|NFIRS Data From USFA|
Extrapolating NFPA's Fire Analysis and Research Division estimates from the report "Fires in U.S. Industrial and Manufacturing Facilities," provides in-depth insight into combustible dust related fire statistics in manufacturing facilities from the 2006-2010 period. Subsequently, the Combustible Dust Policy Institute noted over 17,000 combustible dust related fires in the twenty-five year period 1980-2005 while extrapolating the 2006-2010 data. Dust, fiber, or lint (including sawdust) was the item first ignited in 12% of 5,670 manufacturing facility fires/ (2006-2010) annual average. Data from the U.S. Fire Administration’s (USFA) National Fire Incident Reporting System (NFIRS) and the NFPA annual fire department experience survey was utilized in compiling NFPA Fire Analysis and Research Division estimates.
The educational NFPA report provides valuable insight into area of origin, heat source, factors contributing to ignition, and equipment involved in ignition (EII). For example, the leading factor contributing to ignition was mechanical failure or malfunction. Regarding heat sources, the leading factor was unclassified heat from powered equipment followed by radiated or conducted heat from operating equipment.
Manufacturing Facility Fires (2006) Source: NFIRS 5.0 USFA
To assist stakeholders in understanding the modules in the NFIRS reporting system here is a list of several elements regarding ignition with their pages from the NFIRS 5.0 Reference Guide. Note: This is a large file (9.7 mb) and may take considerable time to download on slower connections.
Design, Manufacturing, Installation Deficiency
Manufacturing establishments diminished from 373,000 (1990) to 332,000 (2007), a 11% decrease in manufacturing facilities. In a ten year trend of nonresidential fires (1992-2001) there was a 21% decease in fires. (page 119 .pdf)
|Nonresidential Fires (1992-2001)|
NFIRS is not representative of all fire incidents in the United States and is not a census of fire incidents or casualties. For example, NFIRS is a voluntary system, and it includes only those fire incidents reported to the system by fire departments that report to NFIRS. Also, not all States participate in NFIRS, and all fire departments that report to NFIRS within a State do not necessarily report all of their fire incidents. Additionally, some fire departments that report fire incidents do not report associated casualties. States and/or fire departments that report in one particular year may not report to NFIRS the following year.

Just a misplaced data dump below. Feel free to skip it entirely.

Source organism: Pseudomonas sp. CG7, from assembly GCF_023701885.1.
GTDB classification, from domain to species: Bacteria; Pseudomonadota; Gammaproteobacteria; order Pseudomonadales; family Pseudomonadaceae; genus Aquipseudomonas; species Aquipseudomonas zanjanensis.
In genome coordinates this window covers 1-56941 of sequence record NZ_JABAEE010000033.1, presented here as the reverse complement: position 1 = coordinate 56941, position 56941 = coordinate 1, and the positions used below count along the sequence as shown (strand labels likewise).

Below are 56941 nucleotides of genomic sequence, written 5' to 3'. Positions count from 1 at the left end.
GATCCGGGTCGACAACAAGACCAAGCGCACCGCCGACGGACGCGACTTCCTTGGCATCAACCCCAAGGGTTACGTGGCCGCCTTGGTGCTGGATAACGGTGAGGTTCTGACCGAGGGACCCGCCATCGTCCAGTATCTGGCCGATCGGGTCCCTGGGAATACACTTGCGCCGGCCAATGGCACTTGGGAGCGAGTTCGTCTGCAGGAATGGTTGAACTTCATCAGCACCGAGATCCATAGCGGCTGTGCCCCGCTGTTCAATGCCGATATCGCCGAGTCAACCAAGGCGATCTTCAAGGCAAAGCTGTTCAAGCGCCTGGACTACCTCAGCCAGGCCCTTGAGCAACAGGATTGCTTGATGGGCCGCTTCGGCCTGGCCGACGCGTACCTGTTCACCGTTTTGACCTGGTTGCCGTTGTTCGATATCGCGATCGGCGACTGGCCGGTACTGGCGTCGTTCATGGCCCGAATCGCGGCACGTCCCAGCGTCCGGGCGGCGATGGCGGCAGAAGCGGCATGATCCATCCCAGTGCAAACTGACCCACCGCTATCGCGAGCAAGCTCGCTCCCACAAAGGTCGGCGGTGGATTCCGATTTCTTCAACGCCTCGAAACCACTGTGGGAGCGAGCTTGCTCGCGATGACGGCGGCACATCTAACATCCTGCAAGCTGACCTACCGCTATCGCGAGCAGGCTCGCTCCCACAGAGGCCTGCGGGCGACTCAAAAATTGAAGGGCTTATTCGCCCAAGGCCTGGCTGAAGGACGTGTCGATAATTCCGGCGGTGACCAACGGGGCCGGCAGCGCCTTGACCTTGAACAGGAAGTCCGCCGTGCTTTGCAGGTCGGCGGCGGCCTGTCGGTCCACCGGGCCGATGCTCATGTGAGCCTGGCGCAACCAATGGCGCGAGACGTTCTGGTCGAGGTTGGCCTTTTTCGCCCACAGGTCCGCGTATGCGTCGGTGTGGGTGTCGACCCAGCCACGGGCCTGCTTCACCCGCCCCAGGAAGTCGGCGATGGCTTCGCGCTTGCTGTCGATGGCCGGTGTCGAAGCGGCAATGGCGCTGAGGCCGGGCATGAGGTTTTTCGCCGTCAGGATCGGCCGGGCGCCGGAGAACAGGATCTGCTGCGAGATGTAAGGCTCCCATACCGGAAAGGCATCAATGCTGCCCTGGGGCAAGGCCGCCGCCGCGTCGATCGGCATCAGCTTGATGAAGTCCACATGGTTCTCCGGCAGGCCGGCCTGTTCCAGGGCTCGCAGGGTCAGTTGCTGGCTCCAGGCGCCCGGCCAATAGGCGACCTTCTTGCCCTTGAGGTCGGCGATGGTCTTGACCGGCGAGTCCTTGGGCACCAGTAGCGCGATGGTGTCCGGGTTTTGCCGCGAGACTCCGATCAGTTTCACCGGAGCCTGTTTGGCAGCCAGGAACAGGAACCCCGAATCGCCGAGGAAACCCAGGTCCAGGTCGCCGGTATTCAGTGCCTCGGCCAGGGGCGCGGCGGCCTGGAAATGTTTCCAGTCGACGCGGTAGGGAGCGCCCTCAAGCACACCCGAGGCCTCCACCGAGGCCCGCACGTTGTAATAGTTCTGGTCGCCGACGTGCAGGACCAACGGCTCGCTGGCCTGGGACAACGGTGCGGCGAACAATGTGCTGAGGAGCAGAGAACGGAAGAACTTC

Partial list of Federal Government organizations (page 12 .pdf) that use NFIRS: U.S. Consumer Product Safety Commission, Military Services (Air Force, Army, Coast Guard, Marines, Navy), U.S. Commerce Department, National Institute on Standards and Technology, Center for Fire, Research, U.S. Department of Transportation, National Highway Traffic Safety Administration, U.S. Congress, House Basic Research Subcommittee, U.S. Public Health Service, Centers for Disease Control and Prevention, U.S. Department of Justice, Federal Bureau of Investigation, U.S. Department of Housing and Urban Development, U.S. Department of Treasury, Bureau of Alcohol, Tobacco, and Firearms, Library of Congress, etc.
- NFIRS is the world's largest, national, annual database of fire incident information.
- 50 states and the District of Columbia report NFIRS data.
- 37 fire departments with a population protected of over 500,000 participate in the NFIRS.
- About 23,000 fire departments report in the NFIRS each year.
- The NFIRS database comprises 75 percent of all reported fires that occur annually.
Like many of the above governmental organizations, why didn’t the OSHA Directorates use NFIRS fire incident data when developing the OSHA Combustible Dust ANPRM for the rulemaking process? Only relying on incomplete CSB incident data (281 incidents 1980-2005) does not provide stakeholders enough information so as to understand the complexities and magnitude of the combustible dust fire problem in the USA manufacturing sector. As a result of solely using CSB incident data, the definition of combustible dust is explicitly in “suspension” and ignores layered combustible dust related fires (dust not in suspension). So what do you think, should we continue to ignore combustible dust related fires not in suspension?
NFPA's "Fires in U.S. Industrial and Manufacturing Facilities"
NFIRS Reporting Form
Uses of NFIRS
NFIRS 5.0 Reference Guide
Nonresidential Building Fires (USFA) page 75 Mfg. Buildings
Nonresidential Fire Trend 2006-2010
OSHA Combustible Dust; Advance notice of proposed rulemaking